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Meet the COWS
Before starting the sanctuary, it had been a daily dream of the sanctuary founder to rescue a couple of Holstein calves. Within a week of moving to the farm, she located a group of 25 or so young calves between 3-4 weeks old that had came through the local auction mart. Heartbreakingly, only two calves would be released to her knowing that the rest would be slaughtered for beef within the next 8 to 12 months.
On that unforgettable day, as the founder walked into their pen to pick two, the largest (although extremely underweight) and most curious calf picked her! He was instantly named Isaiah (cow names that the founder had chosen years before, when the sanctuary was only a far-off dream). Over the past 2 years, Isaiah has grown into a very big boy (and is still growing and will, keep growing until he is 4-5 years old!) and he also has a very big personality. He has continued to be very outgoing, overly curious, and mischievous, but also has a gentle and sensitive side to him. He is also the leader of the cow herd.
Jeremiah was rescued along with Isaiah. Unlike Isaiah, Jeremiah was the smallest, thinnest, and visibly sickest of the group and without intervention, would have died within the next couple of days. After he was rescued, he remained critically ill with pneumonia and then developed coccidosis (which are common and often fatal diseases in young dairy calves). However, with proper medical care and lots of love, along with his protective big brother (from another mother), he fully recovered and he has flourished over the last 2 years. Jeremiah can be quite shy but is very sweet and highly sensitive, and if he were a person, we think he would be a poet or a philosopher.
Ezekiel is a Jersey steer who was rescued from the dairy industry shortly after he was born and he came to live with us when he was about 3 weeks old in November 2019. He slowly was introduced to Isaiah and Jeremiah as he got older and moved in with him when he was about 6 months old and quickly bonded to his two big brothers. Ezekiel has grown up to be super friendly, inquisitive, and playful, and he loves to give kisses to visitors. Jersey calves because they are smaller and don’t produce much “meat,” they are considered as waste products and typically killed shortly after their birth rather than the Holsteins who are typically raised for veal and slaughtered about 3-5 months old and a minority are raised for “beef” and slaughtered between 8-12 months.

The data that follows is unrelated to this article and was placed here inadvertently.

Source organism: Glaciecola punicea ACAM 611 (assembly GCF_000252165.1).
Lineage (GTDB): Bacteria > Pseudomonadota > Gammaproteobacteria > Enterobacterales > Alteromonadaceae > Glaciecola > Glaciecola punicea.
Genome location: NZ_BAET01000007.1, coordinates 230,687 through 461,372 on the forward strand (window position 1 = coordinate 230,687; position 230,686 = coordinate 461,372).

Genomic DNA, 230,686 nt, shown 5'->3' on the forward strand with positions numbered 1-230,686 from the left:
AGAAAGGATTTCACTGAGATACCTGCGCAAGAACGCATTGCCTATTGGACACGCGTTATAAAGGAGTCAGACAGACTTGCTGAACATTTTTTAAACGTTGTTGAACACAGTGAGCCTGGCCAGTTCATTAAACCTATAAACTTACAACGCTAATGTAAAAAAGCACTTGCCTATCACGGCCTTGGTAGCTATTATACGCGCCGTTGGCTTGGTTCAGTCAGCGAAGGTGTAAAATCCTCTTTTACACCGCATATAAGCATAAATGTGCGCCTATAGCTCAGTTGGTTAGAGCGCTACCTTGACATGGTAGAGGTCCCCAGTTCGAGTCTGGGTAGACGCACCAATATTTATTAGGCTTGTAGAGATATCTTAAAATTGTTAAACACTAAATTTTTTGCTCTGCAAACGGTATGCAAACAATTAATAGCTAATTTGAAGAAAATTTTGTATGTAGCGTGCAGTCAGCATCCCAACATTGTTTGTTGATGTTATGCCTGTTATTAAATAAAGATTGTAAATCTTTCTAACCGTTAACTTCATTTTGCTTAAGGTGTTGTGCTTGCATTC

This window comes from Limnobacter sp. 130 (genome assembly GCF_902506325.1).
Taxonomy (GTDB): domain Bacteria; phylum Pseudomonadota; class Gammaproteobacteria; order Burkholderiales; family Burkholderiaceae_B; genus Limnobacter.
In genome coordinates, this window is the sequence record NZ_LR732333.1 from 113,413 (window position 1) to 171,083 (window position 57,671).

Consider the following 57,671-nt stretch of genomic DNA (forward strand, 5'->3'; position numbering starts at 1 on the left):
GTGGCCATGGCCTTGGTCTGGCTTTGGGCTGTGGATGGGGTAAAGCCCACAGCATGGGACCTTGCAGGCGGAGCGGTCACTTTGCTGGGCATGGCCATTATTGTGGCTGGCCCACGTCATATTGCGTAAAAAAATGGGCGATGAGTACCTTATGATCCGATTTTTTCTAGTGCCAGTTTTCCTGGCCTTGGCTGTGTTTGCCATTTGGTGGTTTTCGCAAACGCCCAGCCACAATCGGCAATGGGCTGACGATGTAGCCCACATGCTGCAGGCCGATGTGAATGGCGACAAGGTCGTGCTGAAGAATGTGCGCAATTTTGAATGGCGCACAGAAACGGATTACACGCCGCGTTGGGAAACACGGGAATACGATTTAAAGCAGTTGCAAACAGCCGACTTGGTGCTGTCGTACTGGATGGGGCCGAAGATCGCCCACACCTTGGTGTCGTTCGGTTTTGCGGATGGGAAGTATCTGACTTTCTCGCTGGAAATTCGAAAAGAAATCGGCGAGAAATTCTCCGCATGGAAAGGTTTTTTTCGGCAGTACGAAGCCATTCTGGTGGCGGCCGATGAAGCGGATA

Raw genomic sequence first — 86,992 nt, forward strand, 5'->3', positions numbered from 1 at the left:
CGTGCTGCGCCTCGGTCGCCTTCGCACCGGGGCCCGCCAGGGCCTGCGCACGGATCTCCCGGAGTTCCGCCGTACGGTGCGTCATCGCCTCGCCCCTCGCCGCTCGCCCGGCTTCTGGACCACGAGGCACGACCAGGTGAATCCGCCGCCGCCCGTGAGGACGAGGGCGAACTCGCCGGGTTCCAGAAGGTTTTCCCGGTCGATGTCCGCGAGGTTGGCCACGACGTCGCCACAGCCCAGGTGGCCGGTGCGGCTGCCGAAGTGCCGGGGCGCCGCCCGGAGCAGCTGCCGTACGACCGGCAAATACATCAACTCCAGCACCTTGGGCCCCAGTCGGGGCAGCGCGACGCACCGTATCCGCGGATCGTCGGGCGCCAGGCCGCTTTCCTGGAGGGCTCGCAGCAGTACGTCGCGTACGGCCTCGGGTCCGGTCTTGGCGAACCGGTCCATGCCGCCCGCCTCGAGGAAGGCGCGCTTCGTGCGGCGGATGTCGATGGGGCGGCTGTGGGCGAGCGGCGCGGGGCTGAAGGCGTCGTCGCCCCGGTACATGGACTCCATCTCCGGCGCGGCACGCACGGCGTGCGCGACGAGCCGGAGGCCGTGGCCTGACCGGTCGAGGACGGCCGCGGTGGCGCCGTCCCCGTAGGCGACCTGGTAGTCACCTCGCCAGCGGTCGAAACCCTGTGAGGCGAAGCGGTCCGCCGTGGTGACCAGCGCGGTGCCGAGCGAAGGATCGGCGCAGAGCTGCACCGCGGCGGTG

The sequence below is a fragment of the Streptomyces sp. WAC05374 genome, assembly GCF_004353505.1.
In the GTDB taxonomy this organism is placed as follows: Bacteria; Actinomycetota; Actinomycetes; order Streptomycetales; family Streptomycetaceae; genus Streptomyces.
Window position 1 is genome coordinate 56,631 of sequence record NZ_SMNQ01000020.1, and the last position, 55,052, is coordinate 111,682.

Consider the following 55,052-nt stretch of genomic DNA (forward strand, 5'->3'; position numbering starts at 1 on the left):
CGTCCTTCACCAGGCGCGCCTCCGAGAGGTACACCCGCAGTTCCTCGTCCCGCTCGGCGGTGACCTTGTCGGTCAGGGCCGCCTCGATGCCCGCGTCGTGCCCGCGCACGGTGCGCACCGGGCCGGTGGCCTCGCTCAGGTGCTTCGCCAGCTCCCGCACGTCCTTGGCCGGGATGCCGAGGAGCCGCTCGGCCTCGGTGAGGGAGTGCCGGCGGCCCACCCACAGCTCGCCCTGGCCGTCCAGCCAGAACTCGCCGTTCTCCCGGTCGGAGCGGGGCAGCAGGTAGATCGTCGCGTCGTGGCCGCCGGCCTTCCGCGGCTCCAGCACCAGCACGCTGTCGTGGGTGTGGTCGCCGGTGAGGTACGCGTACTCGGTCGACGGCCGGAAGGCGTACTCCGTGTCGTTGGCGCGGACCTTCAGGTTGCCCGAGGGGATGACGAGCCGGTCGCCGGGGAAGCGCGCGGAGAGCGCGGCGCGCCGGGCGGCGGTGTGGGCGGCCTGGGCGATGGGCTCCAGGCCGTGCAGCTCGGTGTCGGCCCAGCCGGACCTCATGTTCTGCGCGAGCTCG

In April 2021, Daniel was rescued from the dairy industry when he was about a week old and was critically ill with pneumonia, scours (diarrhea), and stomach ulcers. He was also extremely underweight and had difficulty drinking milk because his stomach hurt so much. The first few weeks of his life were touch-and-go and he had many urgent vet visits. However, he was a strong-spirited little trooper who didn’t give up and we never gave up on him. He has largely recovered and he has been steadily growing and gaining weight. Unlike Ezekiel, Daniel is shyer but he continues to come out of his shell and certainly has another side to him, where he can be quite playful and also mischievous. As he gets a bit older and stronger, he will be able to meet his new big brothers and move in with them by late fall.
In Loving Memory
Esther Theodora Federica
In September 2020, the founder of the sanctuary was able to secure the release of Ezekiel’s mother. Like all dairy cattle, the calves are almost always taken away from their mothers within the first 24 hours after birth, so it was a dream come true thinking that Ezekiel and his mom could be reunited. When she arrived at our farm sanctuary, she was a crippled, lame, traumatized, and severely underweight 10 year old cow. We found out that she had 6 calves in her lifetime with Ezekiel the last, all of whom were repeatedly taken away from her as she endured forced artificial insemination pregnancies and was used and abuse for her milk for human consumption. We saved her just in time as she was scheduled to be sent for slaughter that fall as her milk production was starting to drop, as this is the fate of all dairy cows.
After she arrived at our farm sanctuary, Esther slowly settled into her new life and began to regain some health over the next couple of months.
For the first time in her life, she got to graze on grass for the first time in her life, sleep under the stars on the warmer nights, and would often lie down and relax in the sun, looking out across the river. She also seemed to start enjoying her new freedom and seemed to know that she was being taken care of. During this time, she received the best possible veterinary care and we did everything we could but her arthritis and hoof disease were too advanced and by early November, she was starting to decline. We had two independent veterinarians recommend euthanasia especially before winter set in. Although heartbreaking, we showered her with love and extra treats and made her as comfortable as possible for the next few weeks and on November 26, 2020, our compassionate veterinarian helped Esther to cross over into her fields of heaven.
Eden’s Way Farm Sanctuary
Located approximately 30 minutes east of Kamloops, British Columbia, Canada